"I don't think about it much," Anderson said. And now that he's retired? "Probably less." But he also knows how great the honor is. "Whatever happens, I'm proud of what I accomplished," he said.
Also up for Senior debate: Cornerback Ken Riley with his 65 career interceptions, fifth all-time. Everyone in front of him on the list is in the Hall, as well as Ronnie Lott with 63 and LeBeau with 62.
Rookie full back James Develin played two seasons under new offensive coordinator Jay Gruden in the UFL with Florida before he signed on with the Bengals practice squad late last season. Even a guy from Brown came away with impressed with Gruden's football intellect.
"He's brilliant offensively," Develin said. "He talks to the quarterbacks about football like he's talking about anything else. It's a complicated offense because there's a lot you can do, but it's pretty easy to pick up. When I got there they moved me from defensive end to fullback and it only took me about three or four days to pick it up. He likes to run the ball. We had the league's leading passer and leading rusher."
Develin, now on the offseason roster, had Gruden as both a coordinator and head coach, and found him to be a tough guy that could also get along with players.
"He would get after you. A lot like his bother (Jon). I think it's the Irish in them," Develin joked. "But he could joke around with you. He had a lot of respect because he'd been successful everywhere he'd been. He got on me when I made a mistake, but what I liked is that he immediately told me what I did wrong and corrected it. He wasn't going to let you guess."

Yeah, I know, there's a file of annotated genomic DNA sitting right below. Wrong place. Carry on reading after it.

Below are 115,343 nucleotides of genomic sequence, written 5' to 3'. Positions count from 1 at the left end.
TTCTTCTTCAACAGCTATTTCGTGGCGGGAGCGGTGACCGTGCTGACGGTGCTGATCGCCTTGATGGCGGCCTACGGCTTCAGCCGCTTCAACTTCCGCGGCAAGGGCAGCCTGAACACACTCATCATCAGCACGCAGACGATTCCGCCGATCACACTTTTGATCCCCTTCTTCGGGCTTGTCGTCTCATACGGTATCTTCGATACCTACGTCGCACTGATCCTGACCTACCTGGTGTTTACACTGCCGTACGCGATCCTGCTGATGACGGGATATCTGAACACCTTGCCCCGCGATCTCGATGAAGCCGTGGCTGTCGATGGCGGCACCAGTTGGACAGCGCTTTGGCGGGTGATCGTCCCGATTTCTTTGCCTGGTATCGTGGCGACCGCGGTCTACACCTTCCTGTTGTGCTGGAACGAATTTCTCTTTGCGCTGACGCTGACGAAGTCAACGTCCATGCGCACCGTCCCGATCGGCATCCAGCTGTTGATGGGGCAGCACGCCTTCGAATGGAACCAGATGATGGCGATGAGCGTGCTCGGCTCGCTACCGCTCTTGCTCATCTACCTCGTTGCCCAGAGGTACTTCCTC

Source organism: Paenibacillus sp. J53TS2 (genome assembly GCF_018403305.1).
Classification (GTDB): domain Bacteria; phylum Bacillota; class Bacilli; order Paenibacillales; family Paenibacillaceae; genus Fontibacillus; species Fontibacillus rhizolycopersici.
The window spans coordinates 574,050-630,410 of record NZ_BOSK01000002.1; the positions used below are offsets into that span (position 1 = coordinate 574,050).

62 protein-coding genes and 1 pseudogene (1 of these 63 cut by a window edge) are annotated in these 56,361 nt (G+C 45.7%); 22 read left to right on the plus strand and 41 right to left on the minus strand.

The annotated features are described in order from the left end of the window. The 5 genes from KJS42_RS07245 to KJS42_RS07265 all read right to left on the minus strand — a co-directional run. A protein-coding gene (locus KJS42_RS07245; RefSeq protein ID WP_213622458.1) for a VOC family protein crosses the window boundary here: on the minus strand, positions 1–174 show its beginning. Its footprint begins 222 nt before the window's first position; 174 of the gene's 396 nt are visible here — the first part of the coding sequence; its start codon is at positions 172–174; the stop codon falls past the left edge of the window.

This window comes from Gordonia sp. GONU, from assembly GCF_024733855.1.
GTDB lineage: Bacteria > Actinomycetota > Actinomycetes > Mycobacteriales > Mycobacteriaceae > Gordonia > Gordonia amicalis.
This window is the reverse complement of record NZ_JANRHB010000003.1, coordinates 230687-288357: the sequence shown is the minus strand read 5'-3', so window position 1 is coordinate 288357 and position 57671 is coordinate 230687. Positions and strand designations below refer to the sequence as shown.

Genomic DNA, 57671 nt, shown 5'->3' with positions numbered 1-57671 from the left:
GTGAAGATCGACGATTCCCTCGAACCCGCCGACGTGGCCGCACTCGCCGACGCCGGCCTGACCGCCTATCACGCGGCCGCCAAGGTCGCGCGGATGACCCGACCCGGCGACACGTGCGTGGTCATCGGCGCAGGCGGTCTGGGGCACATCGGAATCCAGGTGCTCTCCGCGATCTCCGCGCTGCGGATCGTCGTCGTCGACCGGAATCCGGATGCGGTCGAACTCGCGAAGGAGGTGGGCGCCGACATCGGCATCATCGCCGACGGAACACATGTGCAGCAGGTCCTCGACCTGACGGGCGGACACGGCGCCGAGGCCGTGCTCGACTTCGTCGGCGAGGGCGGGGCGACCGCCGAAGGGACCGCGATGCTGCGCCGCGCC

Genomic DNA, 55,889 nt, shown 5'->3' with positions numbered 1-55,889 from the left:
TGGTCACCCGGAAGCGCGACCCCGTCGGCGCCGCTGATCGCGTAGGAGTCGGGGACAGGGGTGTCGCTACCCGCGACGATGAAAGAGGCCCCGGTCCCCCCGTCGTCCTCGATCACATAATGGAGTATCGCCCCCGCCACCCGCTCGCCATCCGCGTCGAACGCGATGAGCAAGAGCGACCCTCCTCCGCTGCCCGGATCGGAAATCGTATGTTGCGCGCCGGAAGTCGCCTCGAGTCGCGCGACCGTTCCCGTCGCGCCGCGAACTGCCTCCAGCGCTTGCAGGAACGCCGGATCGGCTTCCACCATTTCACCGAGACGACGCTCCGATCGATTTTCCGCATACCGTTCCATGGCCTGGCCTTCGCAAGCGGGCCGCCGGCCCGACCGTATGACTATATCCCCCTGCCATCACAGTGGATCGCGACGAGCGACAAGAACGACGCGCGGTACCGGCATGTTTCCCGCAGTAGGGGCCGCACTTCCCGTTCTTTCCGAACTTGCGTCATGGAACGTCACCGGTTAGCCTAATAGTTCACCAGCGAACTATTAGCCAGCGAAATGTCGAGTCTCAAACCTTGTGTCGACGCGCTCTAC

Gruden has his first Cincinnati news conference at 3:30 p.m. Monday at Paul Brown Stadium.
GOODELL PC ON CHAD
Bengals wide receiver Chad Ochocinco might be on a first-name basis with NFL commissioner Roger Goodell, but he got the same let's-get-to-work answer the rest of the media got Friday in Goodell's annual Super Bowl news conference in Dallas.
After getting in a plug for the Ochocinco News Network ("powered by Motorola"), The Ocho asked Goodell, "Hey Rog, you represent 32 owners and I'm standing here representing 1,800 players. We want to know one thing seriously. I don't want the politically correct answer. Do you know how far away we are from getting a deal realistically? What is the real timetable for us really getting it done? Because I see a lot of things being prepared on your guys' end. You guys are somewhat prepared for a lockout."
Goodell acknowledged both sides have to be prepared for any outcome and then basically told The Ocho to get his guys to the table, which is where they'll be Saturday.
"I can tell you the commitment of ownership is to get an agreement and we will get an agreement," Goodell said. "But an agreement will only happen if there's intensive negotiations between your union and the owners and that has to take place now. This is the window to get it done right. Because otherwise uncertainty is going to seep into our operations and make it harder for everyone to reach that agreement. Right now I'd say let's get to work and get an agreement that's good for everybody."